(Australian Associated Press)
The services sector looks set to rival housing as the star performer of the Australian economy thanks to the cheaper exchange rate.
There have been over 200,000 jobs created in Australia in the past 12 months and close to 100,000 of them have been in health care and professional and scientific industries.
The next best performer has been tourism related businesses, such as accommodation, recreation, and transport.
JP Morgan economist Tom Kennedy said to surge in services sector jobs has help the unemployment rate drop to six per cent from 6.2 per cent at the beginning of the year.
“The healthy performance of the labour market is even more surprising given the lacklustre pace of economic growth,” he said.
Mr Kennedy said a key driver for the sector is the fall in the Australian dollar, which has dropped almost 10 US cents since the beginning of the year, making it cheaper for people to visit Australia.
“The slide in the exchange rate has contributed to a steady rebound in inbound tourism, as evidenced by the upturn in services exports,” he said.
Figures released by the federal government on Wednesday showed that there was an eight per cent increase in international visitors in the 12 months to March, with New Zealanders and Chinese leading the way.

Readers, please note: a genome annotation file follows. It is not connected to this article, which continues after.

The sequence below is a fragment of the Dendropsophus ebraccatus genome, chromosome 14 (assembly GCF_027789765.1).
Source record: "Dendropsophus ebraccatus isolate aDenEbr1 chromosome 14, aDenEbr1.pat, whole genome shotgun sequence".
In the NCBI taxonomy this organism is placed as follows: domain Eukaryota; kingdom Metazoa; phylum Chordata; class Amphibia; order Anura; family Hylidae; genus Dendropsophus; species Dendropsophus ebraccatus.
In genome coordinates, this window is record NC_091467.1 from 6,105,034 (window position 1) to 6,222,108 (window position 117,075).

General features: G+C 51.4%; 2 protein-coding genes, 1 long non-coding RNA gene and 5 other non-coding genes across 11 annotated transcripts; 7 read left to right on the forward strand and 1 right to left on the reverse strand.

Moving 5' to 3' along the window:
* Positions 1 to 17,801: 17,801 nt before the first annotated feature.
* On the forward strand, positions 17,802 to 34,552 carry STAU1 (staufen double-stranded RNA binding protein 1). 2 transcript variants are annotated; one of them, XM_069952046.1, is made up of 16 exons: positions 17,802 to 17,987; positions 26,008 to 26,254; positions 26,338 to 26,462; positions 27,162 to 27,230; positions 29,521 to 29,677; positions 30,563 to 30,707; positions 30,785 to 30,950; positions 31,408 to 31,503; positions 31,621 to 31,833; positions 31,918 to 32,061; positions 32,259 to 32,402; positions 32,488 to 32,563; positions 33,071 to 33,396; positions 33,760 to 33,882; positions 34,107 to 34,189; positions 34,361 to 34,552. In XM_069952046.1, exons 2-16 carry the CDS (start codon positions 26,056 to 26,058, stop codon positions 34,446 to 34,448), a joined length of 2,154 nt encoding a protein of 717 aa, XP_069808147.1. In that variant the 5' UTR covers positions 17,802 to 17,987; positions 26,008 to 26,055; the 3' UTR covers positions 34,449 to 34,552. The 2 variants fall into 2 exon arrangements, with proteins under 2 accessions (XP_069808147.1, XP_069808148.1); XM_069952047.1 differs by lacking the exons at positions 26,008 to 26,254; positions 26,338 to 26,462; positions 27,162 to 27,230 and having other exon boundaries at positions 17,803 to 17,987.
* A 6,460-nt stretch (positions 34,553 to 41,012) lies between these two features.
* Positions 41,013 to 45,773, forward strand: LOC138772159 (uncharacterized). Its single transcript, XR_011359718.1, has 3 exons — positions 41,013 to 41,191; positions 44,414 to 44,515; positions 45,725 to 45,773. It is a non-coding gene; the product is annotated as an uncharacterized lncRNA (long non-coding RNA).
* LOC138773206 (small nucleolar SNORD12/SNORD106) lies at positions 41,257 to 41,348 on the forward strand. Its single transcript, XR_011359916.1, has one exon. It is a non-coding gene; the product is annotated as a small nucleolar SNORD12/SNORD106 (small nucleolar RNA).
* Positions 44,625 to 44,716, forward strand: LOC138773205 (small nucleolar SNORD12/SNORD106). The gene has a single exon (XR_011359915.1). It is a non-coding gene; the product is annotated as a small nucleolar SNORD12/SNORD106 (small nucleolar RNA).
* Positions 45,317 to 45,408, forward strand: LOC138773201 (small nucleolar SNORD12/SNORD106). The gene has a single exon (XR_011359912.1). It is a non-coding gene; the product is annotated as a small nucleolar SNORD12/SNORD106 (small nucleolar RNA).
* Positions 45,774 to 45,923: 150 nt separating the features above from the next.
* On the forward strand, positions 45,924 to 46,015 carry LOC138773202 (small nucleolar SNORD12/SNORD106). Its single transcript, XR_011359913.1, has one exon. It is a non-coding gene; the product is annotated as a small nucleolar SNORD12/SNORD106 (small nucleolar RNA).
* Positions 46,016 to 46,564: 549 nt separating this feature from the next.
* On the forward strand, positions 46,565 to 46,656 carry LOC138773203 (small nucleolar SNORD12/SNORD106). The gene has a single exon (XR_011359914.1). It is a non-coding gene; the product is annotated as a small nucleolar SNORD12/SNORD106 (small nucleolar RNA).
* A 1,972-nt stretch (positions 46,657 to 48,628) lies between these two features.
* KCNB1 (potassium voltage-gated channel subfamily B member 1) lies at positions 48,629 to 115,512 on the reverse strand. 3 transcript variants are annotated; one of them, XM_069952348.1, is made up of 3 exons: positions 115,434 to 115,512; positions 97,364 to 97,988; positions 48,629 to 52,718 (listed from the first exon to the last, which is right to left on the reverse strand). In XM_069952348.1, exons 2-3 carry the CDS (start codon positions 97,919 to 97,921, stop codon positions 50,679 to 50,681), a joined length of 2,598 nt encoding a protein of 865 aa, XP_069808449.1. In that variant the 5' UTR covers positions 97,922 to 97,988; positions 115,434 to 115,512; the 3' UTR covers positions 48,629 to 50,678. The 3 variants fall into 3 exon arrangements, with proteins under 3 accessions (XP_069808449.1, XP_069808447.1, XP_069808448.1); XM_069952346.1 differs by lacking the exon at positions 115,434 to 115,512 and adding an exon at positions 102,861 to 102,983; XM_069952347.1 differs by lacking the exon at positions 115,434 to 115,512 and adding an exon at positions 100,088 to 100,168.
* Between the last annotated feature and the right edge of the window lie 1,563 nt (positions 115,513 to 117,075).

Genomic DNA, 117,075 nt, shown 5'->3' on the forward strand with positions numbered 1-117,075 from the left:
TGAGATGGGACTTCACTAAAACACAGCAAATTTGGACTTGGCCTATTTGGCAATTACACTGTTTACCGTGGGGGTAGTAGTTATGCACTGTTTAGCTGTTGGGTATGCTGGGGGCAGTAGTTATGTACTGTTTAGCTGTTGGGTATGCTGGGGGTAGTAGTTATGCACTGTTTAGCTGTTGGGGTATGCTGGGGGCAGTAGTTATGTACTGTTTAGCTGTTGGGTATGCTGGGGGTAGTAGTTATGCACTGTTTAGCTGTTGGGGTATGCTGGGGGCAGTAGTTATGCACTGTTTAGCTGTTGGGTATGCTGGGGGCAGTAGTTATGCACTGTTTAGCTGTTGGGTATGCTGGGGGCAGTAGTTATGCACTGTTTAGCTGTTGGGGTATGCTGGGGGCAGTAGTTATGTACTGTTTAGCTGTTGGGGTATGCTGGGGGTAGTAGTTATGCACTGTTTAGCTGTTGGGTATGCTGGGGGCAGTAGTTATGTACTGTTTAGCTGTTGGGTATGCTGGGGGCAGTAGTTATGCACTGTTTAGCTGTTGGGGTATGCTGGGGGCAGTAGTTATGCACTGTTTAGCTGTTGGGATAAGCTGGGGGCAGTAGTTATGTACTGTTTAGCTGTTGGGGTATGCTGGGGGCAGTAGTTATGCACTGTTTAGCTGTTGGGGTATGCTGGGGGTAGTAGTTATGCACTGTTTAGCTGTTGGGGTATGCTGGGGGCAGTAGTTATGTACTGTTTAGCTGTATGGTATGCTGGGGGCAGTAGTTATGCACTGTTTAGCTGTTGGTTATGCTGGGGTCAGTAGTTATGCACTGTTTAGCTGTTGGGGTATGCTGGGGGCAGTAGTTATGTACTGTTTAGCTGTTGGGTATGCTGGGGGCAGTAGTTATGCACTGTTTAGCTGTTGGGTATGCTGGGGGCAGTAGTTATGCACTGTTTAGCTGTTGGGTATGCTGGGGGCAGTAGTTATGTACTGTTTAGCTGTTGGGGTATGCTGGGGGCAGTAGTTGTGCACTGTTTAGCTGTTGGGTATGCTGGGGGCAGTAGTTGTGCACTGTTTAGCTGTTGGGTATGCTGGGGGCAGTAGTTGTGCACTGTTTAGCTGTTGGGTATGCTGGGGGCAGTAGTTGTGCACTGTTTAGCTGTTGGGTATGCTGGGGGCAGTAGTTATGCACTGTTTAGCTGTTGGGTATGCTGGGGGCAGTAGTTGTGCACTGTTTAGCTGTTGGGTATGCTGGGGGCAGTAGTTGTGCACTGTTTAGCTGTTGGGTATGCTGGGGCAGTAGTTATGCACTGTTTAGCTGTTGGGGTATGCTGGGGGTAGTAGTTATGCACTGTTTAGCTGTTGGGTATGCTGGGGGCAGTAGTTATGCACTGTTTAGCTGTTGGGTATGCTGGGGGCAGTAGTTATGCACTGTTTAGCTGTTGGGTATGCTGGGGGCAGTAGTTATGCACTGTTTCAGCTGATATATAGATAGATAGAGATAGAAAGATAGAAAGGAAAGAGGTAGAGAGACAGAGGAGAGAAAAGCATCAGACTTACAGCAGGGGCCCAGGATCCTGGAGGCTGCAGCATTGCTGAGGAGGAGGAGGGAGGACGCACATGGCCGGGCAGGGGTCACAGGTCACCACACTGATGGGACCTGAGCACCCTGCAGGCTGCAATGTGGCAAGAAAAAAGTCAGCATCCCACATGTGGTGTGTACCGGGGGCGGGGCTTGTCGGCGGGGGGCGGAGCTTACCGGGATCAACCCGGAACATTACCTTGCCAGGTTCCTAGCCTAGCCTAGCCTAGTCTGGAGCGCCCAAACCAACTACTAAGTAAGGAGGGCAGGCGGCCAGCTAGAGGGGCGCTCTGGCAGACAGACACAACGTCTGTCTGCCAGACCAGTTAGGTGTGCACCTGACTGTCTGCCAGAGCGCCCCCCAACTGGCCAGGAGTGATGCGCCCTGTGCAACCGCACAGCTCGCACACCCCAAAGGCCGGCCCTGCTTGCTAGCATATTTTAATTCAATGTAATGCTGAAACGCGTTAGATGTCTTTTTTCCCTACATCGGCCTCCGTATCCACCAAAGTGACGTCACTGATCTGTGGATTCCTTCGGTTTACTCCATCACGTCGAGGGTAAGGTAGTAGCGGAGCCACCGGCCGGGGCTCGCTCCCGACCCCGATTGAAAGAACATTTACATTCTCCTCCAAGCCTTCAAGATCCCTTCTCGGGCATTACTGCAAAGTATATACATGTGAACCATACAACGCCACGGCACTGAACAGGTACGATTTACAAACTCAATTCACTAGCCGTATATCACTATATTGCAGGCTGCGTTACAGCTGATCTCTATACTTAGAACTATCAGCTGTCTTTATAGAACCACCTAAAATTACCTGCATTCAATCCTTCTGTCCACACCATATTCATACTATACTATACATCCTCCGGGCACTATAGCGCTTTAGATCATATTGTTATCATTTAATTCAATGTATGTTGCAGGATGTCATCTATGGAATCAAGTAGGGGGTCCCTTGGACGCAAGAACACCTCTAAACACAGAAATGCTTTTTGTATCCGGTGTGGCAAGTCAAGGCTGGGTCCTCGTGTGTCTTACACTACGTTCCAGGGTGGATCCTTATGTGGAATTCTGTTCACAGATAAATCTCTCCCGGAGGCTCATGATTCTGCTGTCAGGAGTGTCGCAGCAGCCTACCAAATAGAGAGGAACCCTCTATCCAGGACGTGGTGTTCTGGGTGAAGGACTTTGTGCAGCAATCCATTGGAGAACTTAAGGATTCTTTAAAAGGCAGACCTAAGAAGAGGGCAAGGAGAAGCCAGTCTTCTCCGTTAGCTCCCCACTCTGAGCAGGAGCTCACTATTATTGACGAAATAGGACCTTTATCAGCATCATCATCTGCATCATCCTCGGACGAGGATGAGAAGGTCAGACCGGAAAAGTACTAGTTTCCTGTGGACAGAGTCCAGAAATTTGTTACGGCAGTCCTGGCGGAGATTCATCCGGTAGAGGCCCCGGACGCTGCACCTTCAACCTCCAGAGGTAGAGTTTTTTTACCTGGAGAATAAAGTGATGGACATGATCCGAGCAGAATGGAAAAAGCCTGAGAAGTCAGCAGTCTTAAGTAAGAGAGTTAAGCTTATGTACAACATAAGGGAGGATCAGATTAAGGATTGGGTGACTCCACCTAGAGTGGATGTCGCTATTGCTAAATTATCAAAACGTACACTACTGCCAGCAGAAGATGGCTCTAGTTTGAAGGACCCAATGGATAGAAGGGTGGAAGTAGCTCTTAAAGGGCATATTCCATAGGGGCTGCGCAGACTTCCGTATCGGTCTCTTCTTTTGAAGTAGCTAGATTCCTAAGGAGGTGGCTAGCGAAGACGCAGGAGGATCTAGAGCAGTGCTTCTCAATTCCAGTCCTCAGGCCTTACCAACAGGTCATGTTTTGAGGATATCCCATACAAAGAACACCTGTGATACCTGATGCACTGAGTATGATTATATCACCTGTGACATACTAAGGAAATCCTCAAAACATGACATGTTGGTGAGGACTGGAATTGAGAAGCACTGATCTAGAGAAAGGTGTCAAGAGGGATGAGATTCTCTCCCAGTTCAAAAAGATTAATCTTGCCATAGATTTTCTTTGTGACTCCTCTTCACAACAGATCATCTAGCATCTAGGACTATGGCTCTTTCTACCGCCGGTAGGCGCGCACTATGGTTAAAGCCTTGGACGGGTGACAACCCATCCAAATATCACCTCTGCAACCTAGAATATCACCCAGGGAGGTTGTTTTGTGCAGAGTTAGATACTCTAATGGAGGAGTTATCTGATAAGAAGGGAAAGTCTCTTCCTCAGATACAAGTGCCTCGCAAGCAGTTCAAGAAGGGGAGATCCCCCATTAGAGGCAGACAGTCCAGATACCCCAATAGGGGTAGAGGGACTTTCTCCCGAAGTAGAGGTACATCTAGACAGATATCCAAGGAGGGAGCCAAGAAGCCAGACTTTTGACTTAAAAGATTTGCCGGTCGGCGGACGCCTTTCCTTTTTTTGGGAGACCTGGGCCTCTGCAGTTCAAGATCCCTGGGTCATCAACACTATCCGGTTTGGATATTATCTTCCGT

They spent a record $32.5 billion, which boosted tourism revenue by 10 per cent.
Tourism Australia managing director John O’Sullivan said that China is very important to Australian tourism and is the fastest growing market, with spending up 25 per cent in the 12 months to March.
“Today’s figures confirm China to be the engine room of growth – the highest value inbound market,” he said.
Mr O’Sullivan is also expecting there will be a bounce in the number of visitors from the US and Japan as their economies recover and the falling Australian dollar makes a trip here cheaper.
“We’re already experiencing a very strong bounce-back in the US, off the back of strong economic recovery in the US,” he said.
Mr Kennedy said employment growth in the services sector is important as the mining boom winds down, retail spending stays sluggish and, surprisingly, employment in construction grows slowly.
“Employment growth in the construction sector has been unimpressive, with just 20,000 jobs added since mid-2014,” he said.
“This is somewhat surprising given the rise in construction activity in recent years, particularly in the residential sector where annual building approvals are close to all-time highs.”
Mr Kennedy said a possible explanation for this that job shedding in mining industry construction has been offset by improved hiring in the broader economy.